Travis Fox, a video journalist for WashingtonPost.com, has filed great footage of coalition troops in Umm Qasr, Iraq, building a prisoner of war camp. For most of his stories, Fox uses a Sony PD150, a roughly $7,000, 12-pound digital video camera with a five-hour battery. The gear is less than half the weight and one-tenth the cost of equipment used by crews for large networks. (If you're interested in how washingtonpost.com does such great multimedia work online continually, read CyberJournalist.net's Q&A with Tom Kennedy, who oversees the operations.)
The U.S. military has banned the use of certain satellite phones -- Thuraya phones -- because they have built-in Global Positioning System (GPS) features. Reuters correspondent Matthew Green reported that military is concerned that using the phones to transmit stories from laptops could give away troop locations. ''They say it's for security, that the Iraqis can use it to triangulate the signal and fire missiles," he reported. One Chicago Tribune reporter had to borrow a Washington Post reporter's phone after his phone was confiscated, and USA TODAY reporters are relying on the military's satellite phones to transmit stories. USA TODAY has asked that the ban be reconsidered, the newspaper reported.
Jimmy Guterman, the editor known for running The Industry Standard's "Media Grok" and then briefly an attempt an independent successor, "Media Unspun," has begun a Weblog for the Online Journalism Review covering what media types are saying about coverage of the war in Iraq — called "Media on Media." "It's strictly inside baseball: This is coverage by a journalist of how journalists are covering other journalists," he says.
Online publishers have been fielding unprecedented demand from visitors for streaming video feeds related to the conflict in Iraq since it began about two weeks ago, Cnet reports. "The confluence of live war coverage and a bevy of new streaming video services online is thrusting Webcasting back into the limelight after years of failed efforts or false starts."
Now that the United States and Iraq are accusing each other of violating the Geneva Conventions in the handling of prisoners of war, journalists should familiarize themselves with the international humanitarian standards. The full texts are available online in many places, but they are long and complicated, particularly for journalists on deadline. So be sure to check out this fantastic online guide from the Society of Professional Journalists.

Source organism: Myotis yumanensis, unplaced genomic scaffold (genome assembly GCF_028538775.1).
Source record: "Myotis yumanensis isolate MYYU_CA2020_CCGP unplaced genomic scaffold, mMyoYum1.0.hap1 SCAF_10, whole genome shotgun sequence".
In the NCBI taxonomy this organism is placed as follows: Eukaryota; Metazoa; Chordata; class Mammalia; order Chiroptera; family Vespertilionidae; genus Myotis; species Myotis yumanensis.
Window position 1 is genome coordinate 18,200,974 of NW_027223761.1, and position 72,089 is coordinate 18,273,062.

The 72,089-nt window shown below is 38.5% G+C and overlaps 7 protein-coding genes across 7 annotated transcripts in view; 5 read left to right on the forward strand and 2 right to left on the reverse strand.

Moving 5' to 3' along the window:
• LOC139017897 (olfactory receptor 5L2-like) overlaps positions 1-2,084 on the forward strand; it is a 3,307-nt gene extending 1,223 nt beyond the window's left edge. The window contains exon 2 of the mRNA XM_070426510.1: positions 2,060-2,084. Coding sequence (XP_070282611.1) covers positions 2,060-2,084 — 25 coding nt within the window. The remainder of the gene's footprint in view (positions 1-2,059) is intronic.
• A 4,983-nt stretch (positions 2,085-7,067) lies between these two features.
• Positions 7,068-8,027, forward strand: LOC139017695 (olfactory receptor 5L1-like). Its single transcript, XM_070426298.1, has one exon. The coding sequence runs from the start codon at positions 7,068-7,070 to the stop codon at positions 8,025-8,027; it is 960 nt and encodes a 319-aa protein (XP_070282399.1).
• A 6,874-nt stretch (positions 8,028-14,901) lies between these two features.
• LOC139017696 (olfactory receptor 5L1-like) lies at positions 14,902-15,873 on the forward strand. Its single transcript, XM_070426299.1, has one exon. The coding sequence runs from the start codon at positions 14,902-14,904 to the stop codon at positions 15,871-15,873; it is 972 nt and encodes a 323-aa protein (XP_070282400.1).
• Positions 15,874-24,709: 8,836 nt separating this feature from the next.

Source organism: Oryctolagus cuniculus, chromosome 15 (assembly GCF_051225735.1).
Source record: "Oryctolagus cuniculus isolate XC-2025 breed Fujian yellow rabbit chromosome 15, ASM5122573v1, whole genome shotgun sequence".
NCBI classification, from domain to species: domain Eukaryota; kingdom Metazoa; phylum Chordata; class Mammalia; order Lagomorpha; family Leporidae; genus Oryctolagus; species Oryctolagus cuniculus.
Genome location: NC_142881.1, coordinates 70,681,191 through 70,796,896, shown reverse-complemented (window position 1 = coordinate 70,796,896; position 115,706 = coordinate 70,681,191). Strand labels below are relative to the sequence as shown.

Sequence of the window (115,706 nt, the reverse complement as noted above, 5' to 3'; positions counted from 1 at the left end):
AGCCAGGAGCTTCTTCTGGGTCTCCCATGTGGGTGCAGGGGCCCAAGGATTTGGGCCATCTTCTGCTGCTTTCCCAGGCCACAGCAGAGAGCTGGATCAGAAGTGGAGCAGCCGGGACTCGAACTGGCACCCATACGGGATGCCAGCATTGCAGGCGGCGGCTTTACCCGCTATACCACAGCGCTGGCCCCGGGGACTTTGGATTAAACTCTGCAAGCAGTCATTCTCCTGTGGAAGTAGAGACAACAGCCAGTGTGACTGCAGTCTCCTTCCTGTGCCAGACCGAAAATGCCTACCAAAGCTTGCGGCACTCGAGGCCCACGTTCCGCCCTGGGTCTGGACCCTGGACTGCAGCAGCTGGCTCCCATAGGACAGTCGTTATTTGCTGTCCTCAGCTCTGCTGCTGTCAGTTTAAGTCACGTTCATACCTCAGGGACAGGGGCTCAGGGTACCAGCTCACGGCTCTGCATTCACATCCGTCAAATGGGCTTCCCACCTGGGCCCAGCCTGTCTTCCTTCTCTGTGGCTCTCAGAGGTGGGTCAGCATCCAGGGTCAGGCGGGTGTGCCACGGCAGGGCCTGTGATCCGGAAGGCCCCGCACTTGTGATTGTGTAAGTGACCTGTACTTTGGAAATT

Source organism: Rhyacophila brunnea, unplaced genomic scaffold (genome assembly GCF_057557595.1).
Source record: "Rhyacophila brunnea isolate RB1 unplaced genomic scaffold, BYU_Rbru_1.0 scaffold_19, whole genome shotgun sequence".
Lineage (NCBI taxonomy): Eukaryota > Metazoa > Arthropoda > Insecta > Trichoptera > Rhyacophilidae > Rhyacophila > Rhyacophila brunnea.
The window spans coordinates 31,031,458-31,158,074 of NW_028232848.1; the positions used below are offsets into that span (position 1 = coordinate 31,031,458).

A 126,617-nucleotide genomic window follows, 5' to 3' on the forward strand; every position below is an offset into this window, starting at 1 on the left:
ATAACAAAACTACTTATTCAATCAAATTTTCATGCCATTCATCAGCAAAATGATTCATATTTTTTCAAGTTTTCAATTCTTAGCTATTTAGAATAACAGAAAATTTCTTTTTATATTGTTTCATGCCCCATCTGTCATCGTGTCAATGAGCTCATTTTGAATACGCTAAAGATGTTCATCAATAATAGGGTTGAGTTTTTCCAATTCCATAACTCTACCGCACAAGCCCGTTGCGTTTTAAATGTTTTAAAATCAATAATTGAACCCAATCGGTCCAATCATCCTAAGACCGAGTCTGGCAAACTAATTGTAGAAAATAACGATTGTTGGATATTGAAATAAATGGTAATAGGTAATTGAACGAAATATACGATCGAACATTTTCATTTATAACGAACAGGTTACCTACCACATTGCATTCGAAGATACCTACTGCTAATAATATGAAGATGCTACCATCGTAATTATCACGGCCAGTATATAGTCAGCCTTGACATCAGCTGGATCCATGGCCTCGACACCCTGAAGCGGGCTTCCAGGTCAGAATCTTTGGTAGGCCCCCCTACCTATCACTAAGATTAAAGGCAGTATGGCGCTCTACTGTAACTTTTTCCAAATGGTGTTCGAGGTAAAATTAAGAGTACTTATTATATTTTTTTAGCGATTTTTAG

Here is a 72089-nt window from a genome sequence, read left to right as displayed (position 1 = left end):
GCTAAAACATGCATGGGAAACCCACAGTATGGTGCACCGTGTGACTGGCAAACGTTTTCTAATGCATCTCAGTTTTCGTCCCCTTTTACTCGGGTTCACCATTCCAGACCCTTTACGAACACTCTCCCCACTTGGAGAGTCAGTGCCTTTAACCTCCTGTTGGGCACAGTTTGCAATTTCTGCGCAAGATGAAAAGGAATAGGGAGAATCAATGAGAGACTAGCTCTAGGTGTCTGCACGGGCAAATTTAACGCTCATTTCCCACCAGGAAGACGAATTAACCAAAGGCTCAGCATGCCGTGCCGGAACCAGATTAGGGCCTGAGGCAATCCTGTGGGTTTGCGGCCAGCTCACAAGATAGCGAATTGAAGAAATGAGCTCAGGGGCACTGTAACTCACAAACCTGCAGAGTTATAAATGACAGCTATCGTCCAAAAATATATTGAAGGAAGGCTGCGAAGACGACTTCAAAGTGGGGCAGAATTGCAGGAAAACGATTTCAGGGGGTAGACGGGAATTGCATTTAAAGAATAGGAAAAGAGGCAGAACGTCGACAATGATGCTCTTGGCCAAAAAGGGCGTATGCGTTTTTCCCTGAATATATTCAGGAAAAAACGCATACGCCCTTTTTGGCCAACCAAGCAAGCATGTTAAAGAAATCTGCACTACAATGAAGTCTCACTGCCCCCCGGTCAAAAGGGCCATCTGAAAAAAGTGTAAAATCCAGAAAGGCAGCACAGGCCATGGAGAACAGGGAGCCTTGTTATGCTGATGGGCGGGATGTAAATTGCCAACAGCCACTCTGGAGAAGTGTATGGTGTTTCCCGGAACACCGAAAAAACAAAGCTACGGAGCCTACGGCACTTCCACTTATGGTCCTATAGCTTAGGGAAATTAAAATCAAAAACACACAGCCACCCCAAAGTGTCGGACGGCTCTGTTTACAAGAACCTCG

"Backpack journalists" who rely on lightweight laptops, satellite phones, inexpensive editing software and digital cameras are among those reporting on the Iraq war -- with more mobility than those toating heavy gear. Experts, though, worry that because they often work alone, they can fall prey to fatigue and fear and produce reports that lack context.
Here's a look at the IPT Suitcase, a briefcase-size satellite broadcasting system that some broadcast networks are using to transmit video and audio via satellite -- using standard Internet protocols and at speeds of up to 2 megabits per second--equivalent to an average DSL connection.
Knight-Ridder received a lot of
criticism last year after it moved all of its sites to one
Web publishing system and gave them a similar cookie-cutter look
-- but one of the things the new system has enabled it to do
well is share content across sites. A good example of this is
its Iraq coverage. In particular, check out
War Watch, a good blog edited by two SiliconValley.com staffers that can also be found on sites like
Every time there's a significant news event, the Internet gets a little stronger as a medium, Steve Outing writes in Editor & Publisher. And the bigger the event, the bigger the boost. Now with the U.S. war on Iraq in full swing, the Internet is (mostly) there as a mass medium capable of meeting high public demand with quality coverage delivered efficiently.
There is tremendous potential for news sites to use online infographics to enhance the presentation of information. How are some of the major news organizations creating infographics online? In a report for CyberJournalist.net, Nora Paul, the director of the University of Minnesota's Institute for New Media Studies, compares how news organizations were explaining the B-52 Bomber.